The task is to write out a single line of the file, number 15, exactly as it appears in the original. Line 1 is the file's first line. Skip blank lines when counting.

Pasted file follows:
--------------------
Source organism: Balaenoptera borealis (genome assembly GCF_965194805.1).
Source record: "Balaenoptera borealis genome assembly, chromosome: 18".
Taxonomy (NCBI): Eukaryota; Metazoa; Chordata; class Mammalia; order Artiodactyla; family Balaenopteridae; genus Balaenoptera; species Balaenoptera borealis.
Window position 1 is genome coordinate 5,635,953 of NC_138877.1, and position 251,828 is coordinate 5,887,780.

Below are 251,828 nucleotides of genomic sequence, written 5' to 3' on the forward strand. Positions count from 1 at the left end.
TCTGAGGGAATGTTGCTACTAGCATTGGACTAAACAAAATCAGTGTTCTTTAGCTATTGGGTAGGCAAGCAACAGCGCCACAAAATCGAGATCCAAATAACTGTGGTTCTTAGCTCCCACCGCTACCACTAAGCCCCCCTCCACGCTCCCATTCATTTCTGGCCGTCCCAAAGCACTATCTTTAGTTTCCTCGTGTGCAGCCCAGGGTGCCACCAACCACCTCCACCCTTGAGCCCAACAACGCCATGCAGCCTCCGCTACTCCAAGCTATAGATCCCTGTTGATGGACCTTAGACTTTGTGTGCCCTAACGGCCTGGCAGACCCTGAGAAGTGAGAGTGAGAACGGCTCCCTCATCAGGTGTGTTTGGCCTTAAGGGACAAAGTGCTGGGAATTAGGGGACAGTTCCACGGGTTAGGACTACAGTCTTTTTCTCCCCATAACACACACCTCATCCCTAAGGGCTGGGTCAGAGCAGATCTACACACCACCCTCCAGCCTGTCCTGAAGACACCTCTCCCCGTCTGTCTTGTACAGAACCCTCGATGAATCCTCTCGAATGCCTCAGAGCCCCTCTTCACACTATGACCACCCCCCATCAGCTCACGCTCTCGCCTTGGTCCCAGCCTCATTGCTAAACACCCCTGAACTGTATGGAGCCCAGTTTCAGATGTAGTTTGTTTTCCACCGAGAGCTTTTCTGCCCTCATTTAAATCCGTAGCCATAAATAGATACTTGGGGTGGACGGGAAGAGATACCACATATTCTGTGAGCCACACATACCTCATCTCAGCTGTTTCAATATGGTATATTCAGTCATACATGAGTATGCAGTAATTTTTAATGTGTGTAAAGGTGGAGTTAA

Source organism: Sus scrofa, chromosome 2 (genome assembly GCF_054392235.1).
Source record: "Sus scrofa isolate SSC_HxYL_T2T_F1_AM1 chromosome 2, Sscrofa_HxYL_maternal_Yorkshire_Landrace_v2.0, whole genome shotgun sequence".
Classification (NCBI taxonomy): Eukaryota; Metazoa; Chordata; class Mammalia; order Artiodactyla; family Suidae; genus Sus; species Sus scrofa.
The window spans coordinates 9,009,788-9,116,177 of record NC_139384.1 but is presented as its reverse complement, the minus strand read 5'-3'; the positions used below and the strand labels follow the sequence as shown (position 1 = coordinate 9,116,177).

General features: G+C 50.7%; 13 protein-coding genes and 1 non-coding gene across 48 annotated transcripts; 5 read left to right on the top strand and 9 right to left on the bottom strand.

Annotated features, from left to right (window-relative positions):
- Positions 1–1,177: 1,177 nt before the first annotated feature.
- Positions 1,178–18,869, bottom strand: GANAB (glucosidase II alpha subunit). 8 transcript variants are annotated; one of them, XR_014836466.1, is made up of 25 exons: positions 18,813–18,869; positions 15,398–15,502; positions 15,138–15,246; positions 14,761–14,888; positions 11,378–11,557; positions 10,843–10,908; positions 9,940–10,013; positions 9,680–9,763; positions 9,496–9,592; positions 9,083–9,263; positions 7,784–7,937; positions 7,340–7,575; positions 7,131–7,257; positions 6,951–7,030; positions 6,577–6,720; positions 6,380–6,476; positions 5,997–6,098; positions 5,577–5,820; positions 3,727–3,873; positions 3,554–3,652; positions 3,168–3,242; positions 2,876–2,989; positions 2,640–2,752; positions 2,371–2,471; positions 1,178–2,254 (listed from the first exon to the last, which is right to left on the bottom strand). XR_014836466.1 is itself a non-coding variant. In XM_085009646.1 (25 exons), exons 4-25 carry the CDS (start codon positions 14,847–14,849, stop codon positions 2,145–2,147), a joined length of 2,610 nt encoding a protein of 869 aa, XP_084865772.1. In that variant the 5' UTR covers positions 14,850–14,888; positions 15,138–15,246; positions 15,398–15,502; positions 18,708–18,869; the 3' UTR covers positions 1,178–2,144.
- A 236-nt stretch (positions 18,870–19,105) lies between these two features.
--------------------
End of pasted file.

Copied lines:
- A 236-nt stretch (positions 18,870–19,105) lies between these two features.